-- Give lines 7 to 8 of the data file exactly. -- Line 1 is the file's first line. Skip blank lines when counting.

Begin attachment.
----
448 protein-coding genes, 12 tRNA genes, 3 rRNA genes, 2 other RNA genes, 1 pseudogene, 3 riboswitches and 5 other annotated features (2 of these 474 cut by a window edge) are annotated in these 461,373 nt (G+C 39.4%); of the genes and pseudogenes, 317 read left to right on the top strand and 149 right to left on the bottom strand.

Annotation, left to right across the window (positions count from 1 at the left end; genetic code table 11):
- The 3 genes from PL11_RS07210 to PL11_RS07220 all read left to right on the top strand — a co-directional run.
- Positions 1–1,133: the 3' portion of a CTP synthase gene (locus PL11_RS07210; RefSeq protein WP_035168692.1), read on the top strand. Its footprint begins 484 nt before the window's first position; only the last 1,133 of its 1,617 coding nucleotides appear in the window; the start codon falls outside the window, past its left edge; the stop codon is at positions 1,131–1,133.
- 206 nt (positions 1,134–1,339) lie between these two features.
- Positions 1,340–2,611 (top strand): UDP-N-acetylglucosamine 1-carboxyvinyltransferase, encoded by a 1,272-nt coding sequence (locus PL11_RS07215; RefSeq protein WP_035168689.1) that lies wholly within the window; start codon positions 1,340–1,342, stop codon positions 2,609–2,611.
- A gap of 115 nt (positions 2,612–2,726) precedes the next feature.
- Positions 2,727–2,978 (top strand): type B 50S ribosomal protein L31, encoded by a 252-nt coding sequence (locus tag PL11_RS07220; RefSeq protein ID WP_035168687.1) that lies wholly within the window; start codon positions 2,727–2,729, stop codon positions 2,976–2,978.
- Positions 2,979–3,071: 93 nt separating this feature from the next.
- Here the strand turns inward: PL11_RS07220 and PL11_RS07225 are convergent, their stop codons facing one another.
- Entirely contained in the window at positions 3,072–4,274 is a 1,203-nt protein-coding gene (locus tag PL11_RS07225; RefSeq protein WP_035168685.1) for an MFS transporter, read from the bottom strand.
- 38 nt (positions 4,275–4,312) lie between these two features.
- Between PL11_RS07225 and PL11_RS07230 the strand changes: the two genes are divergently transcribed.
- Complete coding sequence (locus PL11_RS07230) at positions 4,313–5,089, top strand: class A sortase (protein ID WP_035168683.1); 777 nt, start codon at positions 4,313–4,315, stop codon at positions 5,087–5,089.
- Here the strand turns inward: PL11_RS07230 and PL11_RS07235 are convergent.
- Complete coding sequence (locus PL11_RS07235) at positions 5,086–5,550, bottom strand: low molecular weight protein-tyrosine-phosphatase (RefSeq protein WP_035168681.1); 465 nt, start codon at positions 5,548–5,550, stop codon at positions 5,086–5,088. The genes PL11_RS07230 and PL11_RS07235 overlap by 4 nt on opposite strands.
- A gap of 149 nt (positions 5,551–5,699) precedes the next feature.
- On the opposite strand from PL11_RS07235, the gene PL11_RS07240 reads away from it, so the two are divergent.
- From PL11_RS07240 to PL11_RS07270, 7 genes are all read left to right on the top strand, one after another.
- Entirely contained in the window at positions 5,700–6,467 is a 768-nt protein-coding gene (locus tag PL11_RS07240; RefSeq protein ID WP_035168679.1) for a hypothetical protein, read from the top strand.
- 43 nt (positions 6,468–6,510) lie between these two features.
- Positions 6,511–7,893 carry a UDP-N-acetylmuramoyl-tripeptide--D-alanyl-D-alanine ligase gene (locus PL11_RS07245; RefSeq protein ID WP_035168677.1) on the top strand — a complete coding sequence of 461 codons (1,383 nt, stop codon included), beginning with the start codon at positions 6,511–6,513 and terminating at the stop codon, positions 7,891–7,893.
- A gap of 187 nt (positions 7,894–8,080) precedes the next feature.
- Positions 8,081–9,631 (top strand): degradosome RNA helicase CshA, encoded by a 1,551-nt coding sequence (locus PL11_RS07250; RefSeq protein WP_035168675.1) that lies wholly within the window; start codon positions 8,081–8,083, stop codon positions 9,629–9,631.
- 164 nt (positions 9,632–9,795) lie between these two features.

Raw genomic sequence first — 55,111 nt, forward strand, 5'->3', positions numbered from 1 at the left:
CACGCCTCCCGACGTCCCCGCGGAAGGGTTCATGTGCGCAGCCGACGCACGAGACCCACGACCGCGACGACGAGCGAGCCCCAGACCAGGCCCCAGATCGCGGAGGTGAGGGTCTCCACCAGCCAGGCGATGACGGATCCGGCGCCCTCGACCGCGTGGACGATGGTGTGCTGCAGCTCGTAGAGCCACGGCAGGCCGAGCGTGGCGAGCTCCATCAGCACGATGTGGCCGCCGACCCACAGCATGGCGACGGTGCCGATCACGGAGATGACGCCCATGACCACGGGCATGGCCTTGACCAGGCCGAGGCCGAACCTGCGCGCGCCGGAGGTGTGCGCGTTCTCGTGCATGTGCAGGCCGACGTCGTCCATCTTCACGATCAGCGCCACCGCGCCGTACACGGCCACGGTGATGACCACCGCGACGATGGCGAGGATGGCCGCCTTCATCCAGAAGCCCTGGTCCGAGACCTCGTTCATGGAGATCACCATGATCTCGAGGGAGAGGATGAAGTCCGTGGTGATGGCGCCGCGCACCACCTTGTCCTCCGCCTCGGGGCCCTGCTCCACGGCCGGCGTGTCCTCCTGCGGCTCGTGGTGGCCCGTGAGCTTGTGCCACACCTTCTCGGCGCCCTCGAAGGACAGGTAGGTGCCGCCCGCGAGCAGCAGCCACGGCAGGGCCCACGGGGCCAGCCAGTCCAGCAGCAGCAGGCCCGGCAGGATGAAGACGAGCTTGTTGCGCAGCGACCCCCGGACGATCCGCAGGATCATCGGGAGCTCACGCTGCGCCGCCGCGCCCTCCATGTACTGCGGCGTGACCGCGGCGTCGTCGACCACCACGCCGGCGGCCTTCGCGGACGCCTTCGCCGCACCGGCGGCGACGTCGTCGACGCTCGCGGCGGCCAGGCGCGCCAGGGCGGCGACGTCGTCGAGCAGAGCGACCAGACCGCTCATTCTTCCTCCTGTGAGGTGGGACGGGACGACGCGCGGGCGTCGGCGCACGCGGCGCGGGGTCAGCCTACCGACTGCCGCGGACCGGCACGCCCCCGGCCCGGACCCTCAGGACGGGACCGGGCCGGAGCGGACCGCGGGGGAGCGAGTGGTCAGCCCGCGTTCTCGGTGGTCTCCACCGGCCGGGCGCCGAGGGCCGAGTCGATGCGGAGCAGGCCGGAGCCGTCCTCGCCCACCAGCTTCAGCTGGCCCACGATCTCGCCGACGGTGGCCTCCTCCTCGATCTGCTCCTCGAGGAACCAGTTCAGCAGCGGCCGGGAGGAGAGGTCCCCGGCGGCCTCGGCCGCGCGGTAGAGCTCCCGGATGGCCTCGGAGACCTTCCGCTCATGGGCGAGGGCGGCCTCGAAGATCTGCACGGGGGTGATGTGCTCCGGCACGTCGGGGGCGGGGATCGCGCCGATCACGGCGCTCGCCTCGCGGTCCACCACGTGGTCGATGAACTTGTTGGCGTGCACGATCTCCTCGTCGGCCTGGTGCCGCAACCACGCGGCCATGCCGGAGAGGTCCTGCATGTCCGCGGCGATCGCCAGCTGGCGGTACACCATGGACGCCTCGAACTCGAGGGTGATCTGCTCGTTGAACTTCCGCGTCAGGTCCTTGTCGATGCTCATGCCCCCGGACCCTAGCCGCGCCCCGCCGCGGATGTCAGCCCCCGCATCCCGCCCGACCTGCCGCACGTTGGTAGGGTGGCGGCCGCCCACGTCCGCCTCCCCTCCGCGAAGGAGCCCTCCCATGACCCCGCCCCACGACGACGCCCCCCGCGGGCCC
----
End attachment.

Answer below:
- A gap of 115 nt (positions 2,612–2,726) precedes the next feature.
- Positions 2,727–2,978 (top strand): type B 50S ribosomal protein L31, encoded by a 252-nt coding sequence (locus tag PL11_RS07220; RefSeq protein ID WP_035168687.1) that lies wholly within the window; start codon positions 2,727–2,729, stop codon positions 2,976–2,978.